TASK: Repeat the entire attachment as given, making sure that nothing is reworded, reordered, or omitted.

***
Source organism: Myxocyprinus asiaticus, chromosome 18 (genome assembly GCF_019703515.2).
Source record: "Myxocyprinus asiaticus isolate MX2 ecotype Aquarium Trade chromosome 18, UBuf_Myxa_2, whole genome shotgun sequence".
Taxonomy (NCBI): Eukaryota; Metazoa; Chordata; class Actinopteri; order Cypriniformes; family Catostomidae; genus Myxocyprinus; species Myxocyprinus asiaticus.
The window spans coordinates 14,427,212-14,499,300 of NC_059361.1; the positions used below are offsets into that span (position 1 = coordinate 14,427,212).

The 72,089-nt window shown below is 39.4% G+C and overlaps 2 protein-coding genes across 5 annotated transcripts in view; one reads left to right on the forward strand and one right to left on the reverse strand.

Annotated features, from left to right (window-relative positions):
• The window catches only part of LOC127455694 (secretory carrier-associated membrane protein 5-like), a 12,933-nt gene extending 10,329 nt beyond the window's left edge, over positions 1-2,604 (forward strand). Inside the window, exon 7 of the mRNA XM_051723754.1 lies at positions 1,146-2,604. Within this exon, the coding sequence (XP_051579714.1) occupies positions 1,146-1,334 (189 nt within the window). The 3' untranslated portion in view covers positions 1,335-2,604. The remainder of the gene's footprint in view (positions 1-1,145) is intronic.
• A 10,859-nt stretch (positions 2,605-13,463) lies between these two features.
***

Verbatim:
Source organism: Myxocyprinus asiaticus, chromosome 18 (genome assembly GCF_019703515.2).
Source record: "Myxocyprinus asiaticus isolate MX2 ecotype Aquarium Trade chromosome 18, UBuf_Myxa_2, whole genome shotgun sequence".
Taxonomy (NCBI): Eukaryota; Metazoa; Chordata; class Actinopteri; order Cypriniformes; family Catostomidae; genus Myxocyprinus; species Myxocyprinus asiaticus.
The window spans coordinates 14,427,212-14,499,300 of NC_059361.1; the positions used below are offsets into that span (position 1 = coordinate 14,427,212).

The 72,089-nt window shown below is 39.4% G+C and overlaps 2 protein-coding genes across 5 annotated transcripts in view; one reads left to right on the forward strand and one right to left on the reverse strand.

Annotated features, from left to right (window-relative positions):
• The window catches only part of LOC127455694 (secretory carrier-associated membrane protein 5-like), a 12,933-nt gene extending 10,329 nt beyond the window's left edge, over positions 1-2,604 (forward strand). Inside the window, exon 7 of the mRNA XM_051723754.1 lies at positions 1,146-2,604. Within this exon, the coding sequence (XP_051579714.1) occupies positions 1,146-1,334 (189 nt within the window). The 3' untranslated portion in view covers positions 1,335-2,604. The remainder of the gene's footprint in view (positions 1-1,145) is intronic.
• A 10,859-nt stretch (positions 2,605-13,463) lies between these two features.